Practice makes perfect.
Ask your partner what you can do to make their day better or easier. Say these three powerful words to your partner more often: “I love you”. Show affection to your partner on a regular basis.
Two people may love each other, yet not like or accept everything about each other as they are. Think about going to town and focusing on the positive things you do like about your partner. Stop yourself when you start to criticize or complain. Force yourself to say something positive instead. Compliment them. Commend their strength, their action, their self-control, whatever it is that they do.
Tell them, “I am here for you. I will stand by you” Encourage them to develop their full potential.
Feed them what they love. Create new habits and expand the activities they enjoy the most. Form new habits to help you both get by in hard times. If restrictions keep you from going out, have a weekly date at home. Turn on the music and be silly, or dance with your partner in the kitchen, or make brunch on the weekend if your partner usually cooks. Enjoy a change of scenery by taking a walk in a new location or a park, taking a drive together, and going for a hike. To a new location or destination.
Indulge them in what they love.
Learn about your partner’s favorite hobbies and support them in their enjoyment of the topic. Figure out a way to spend time with them both of you doing what the other loves. .
Listen More to Achieve Greater Understanding
Ask how they feel about something and then keep your mouth shut. Listen and learn. Let them rant and rave all they want. No talking at all. Don’t say anything except “uh huh”. Just shut up and listen and learn what your partner believes, desires, feels, and hopes. The more you listen, the more you will know and the better you will really understand, and the more you will truly be able to experience true love.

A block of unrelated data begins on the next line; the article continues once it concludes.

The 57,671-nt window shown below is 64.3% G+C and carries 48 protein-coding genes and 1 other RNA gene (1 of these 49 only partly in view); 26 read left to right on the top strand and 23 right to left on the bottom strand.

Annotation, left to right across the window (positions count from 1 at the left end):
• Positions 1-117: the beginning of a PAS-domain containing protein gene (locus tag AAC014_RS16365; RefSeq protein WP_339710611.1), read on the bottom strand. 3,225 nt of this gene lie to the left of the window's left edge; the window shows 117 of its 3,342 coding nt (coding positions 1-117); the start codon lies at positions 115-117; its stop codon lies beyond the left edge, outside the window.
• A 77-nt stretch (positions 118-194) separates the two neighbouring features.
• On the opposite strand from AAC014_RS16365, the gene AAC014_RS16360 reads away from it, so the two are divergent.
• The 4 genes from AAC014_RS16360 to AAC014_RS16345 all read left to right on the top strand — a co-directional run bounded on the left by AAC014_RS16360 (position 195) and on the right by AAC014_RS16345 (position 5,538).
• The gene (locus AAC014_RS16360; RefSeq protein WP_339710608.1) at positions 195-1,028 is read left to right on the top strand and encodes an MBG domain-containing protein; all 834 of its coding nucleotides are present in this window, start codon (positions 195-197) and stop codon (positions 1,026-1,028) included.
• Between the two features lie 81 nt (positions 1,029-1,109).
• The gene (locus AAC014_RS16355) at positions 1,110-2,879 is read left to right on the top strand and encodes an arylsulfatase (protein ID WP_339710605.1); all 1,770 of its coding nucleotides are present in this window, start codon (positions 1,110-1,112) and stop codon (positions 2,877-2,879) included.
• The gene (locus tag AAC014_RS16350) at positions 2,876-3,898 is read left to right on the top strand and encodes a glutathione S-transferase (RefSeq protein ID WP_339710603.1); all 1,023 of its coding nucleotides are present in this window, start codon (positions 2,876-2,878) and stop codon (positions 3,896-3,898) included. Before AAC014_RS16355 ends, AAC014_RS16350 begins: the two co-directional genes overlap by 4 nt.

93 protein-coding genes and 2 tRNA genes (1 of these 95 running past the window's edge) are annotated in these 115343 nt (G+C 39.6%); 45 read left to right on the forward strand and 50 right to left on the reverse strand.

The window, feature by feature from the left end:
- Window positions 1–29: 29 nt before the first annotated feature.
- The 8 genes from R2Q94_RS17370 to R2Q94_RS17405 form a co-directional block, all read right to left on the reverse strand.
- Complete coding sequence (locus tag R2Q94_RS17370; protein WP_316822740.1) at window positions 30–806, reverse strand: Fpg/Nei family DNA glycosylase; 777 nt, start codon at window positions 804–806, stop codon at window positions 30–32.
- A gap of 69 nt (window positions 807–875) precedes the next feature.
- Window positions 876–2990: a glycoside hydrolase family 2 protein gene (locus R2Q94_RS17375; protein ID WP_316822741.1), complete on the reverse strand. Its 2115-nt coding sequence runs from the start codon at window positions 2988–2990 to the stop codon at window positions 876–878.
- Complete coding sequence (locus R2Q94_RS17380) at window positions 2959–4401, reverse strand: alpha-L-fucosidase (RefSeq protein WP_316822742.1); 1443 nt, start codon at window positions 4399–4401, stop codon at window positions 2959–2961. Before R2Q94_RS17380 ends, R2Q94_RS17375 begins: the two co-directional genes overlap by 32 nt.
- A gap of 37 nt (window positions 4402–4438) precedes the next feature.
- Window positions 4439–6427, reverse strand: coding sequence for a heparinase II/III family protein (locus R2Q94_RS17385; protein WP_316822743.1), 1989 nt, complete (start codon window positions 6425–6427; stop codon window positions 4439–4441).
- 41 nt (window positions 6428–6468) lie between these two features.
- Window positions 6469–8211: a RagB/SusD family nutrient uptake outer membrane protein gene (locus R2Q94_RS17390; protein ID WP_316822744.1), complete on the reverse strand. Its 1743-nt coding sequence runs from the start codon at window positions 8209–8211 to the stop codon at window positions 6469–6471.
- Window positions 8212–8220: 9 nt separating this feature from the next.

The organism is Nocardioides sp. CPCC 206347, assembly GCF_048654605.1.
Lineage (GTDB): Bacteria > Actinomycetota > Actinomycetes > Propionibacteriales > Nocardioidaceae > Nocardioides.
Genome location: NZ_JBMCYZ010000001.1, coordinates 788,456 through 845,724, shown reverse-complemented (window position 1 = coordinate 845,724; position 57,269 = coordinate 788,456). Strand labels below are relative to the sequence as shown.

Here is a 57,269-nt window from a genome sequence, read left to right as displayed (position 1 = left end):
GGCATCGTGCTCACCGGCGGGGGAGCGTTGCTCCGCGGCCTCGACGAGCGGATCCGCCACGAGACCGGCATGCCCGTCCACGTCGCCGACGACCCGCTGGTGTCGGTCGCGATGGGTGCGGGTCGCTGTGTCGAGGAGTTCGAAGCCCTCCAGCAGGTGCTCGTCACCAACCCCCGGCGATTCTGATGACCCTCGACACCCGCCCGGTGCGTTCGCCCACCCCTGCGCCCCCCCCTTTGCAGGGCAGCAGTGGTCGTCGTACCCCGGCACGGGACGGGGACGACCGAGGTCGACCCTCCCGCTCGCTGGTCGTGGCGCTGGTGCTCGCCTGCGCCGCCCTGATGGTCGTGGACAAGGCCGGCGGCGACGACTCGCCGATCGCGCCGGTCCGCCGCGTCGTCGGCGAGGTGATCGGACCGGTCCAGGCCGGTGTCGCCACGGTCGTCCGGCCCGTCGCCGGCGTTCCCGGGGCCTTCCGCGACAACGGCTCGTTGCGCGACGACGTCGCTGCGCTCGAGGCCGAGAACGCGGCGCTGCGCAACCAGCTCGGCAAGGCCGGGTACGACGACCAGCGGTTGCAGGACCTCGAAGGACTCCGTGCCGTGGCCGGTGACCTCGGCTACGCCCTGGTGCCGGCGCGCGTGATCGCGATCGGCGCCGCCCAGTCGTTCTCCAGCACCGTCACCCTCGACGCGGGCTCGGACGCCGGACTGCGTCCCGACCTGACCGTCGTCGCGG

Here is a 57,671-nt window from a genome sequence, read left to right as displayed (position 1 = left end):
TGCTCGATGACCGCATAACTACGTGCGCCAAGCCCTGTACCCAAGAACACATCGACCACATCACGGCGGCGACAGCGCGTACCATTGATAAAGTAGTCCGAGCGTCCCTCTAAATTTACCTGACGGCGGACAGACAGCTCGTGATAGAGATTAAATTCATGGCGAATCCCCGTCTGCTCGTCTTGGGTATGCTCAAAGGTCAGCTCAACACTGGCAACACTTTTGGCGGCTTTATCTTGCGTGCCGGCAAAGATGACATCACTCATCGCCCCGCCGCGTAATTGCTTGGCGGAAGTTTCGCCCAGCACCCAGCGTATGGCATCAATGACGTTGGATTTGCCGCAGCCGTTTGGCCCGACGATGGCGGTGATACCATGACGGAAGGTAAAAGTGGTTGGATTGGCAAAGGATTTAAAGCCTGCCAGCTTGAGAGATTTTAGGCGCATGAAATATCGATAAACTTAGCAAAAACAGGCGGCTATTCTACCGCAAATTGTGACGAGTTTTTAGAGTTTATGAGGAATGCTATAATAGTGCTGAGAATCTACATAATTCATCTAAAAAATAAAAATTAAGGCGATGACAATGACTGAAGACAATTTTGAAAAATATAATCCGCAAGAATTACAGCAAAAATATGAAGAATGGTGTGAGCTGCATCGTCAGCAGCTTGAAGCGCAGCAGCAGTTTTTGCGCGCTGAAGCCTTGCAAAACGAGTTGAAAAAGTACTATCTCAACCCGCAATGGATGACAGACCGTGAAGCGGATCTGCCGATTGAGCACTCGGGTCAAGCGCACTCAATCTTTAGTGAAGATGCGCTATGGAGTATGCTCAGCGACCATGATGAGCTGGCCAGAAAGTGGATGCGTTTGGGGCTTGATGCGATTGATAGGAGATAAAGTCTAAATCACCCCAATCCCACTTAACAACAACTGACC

These seven elements are the foundations of emotional intimacy. They are crucial for all couples, especially those affected by chronic pain and other ongoing health issues.
Together, they form a solid roadmap for greater love – a solid path on which you and your partner can walk together hand in hand through the current pandemic and beyond.
Cupid’s Challenge, Embracing, Restoring Love, Affection, Intimacy and Respect Through the Challenges of Chronic Pain,
Liza Leal, M.D.
113 pages paperback
First Printing, 2021 ISBN-13: 978-1-951805-62-3 print edition ISBN-13: 978-1-951805-63-0 ebook edition Published by Waterside Productions
For more information visit www.everydayhealthhacker.com and www.meridianhealthinstitute
Dr. Liza Leal is board certified in Family Medicine from the American Board of Family Medicine, and lives and practices in Sugarland, Texas. She is the Chief Medical Officer of Meridian Medical Dental Healthcare and Meridian Health Institute. She received her medical degree from the University of Texas Medical School and completed her internship and residency at the Christus St Joseph Hospital in Houston. She is an active blogger and podcaster on integrated and functional approaches to health. She is also the author of the book Living Well with Chronic Pain (2015) and coauthor of the book Stem Cells Made Simple (2018) with Dr. Duncan Foulds.
Dr. Leal, knows first hand the devastation of living in chronic pain, she was diagnosed at the age of 23, her third year in medical school and was in a wheel chair the next few years. During her final year in residency, she learned to thrive again, giving up her yellow canary scooter for a pair of high heels, going from 204 lbs to 130 lbs, like many suffering from chronic illness and stress she had to change her habits to learn to live and thrive which is why she chose a path of integrated and functional medicine to help her patients get their life back too.